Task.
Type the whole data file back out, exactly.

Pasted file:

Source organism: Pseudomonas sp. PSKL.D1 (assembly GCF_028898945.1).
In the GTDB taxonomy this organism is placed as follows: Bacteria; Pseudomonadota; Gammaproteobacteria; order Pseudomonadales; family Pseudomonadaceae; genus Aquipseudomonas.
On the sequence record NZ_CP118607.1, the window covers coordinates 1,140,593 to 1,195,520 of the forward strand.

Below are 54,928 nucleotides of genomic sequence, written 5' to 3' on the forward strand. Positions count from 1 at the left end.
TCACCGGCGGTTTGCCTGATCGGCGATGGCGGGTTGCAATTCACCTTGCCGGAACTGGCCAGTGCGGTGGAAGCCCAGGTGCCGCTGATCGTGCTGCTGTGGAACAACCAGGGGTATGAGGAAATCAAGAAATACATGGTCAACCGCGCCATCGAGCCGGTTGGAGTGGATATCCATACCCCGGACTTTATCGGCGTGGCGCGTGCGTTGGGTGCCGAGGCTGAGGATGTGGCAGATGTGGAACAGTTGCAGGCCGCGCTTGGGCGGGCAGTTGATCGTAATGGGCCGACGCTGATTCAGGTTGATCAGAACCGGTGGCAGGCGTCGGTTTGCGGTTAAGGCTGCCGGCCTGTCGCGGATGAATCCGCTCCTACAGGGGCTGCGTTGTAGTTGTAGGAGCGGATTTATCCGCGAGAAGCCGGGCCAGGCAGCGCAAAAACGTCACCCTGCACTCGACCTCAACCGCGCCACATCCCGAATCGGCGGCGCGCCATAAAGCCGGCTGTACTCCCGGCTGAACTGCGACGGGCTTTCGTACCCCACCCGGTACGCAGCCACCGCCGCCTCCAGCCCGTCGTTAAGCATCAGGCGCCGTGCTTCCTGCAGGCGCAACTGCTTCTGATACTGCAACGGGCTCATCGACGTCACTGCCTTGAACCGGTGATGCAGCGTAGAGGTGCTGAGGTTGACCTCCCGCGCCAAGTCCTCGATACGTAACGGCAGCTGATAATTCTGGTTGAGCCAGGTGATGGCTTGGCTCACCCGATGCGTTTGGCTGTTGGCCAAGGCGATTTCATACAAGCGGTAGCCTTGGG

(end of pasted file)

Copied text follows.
Source organism: Pseudomonas sp. PSKL.D1 (assembly GCF_028898945.1).
In the GTDB taxonomy this organism is placed as follows: Bacteria; Pseudomonadota; Gammaproteobacteria; order Pseudomonadales; family Pseudomonadaceae; genus Aquipseudomonas.
On the sequence record NZ_CP118607.1, the window covers coordinates 1,140,593 to 1,195,520 of the forward strand.

Below are 54,928 nucleotides of genomic sequence, written 5' to 3' on the forward strand. Positions count from 1 at the left end.
TCACCGGCGGTTTGCCTGATCGGCGATGGCGGGTTGCAATTCACCTTGCCGGAACTGGCCAGTGCGGTGGAAGCCCAGGTGCCGCTGATCGTGCTGCTGTGGAACAACCAGGGGTATGAGGAAATCAAGAAATACATGGTCAACCGCGCCATCGAGCCGGTTGGAGTGGATATCCATACCCCGGACTTTATCGGCGTGGCGCGTGCGTTGGGTGCCGAGGCTGAGGATGTGGCAGATGTGGAACAGTTGCAGGCCGCGCTTGGGCGGGCAGTTGATCGTAATGGGCCGACGCTGATTCAGGTTGATCAGAACCGGTGGCAGGCGTCGGTTTGCGGTTAAGGCTGCCGGCCTGTCGCGGATGAATCCGCTCCTACAGGGGCTGCGTTGTAGTTGTAGGAGCGGATTTATCCGCGAGAAGCCGGGCCAGGCAGCGCAAAAACGTCACCCTGCACTCGACCTCAACCGCGCCACATCCCGAATCGGCGGCGCGCCATAAAGCCGGCTGTACTCCCGGCTGAACTGCGACGGGCTTTCGTACCCCACCCGGTACGCAGCCACCGCCGCCTCCAGCCCGTCGTTAAGCATCAGGCGCCGTGCTTCCTGCAGGCGCAACTGCTTCTGATACTGCAACGGGCTCATCGACGTCACTGCCTTGAACCGGTGATGCAGCGTAGAGGTGCTGAGGTTGACCTCCCGCGCCAAGTCCTCGATACGTAACGGCAGCTGATAATTCTGGTTGAGCCAGGTGATGGCTTGGCTCACCCGATGCGTTTGGCTGTTGGCCAAGGCGATTTCATACAAGCGGTAGCCTTGGG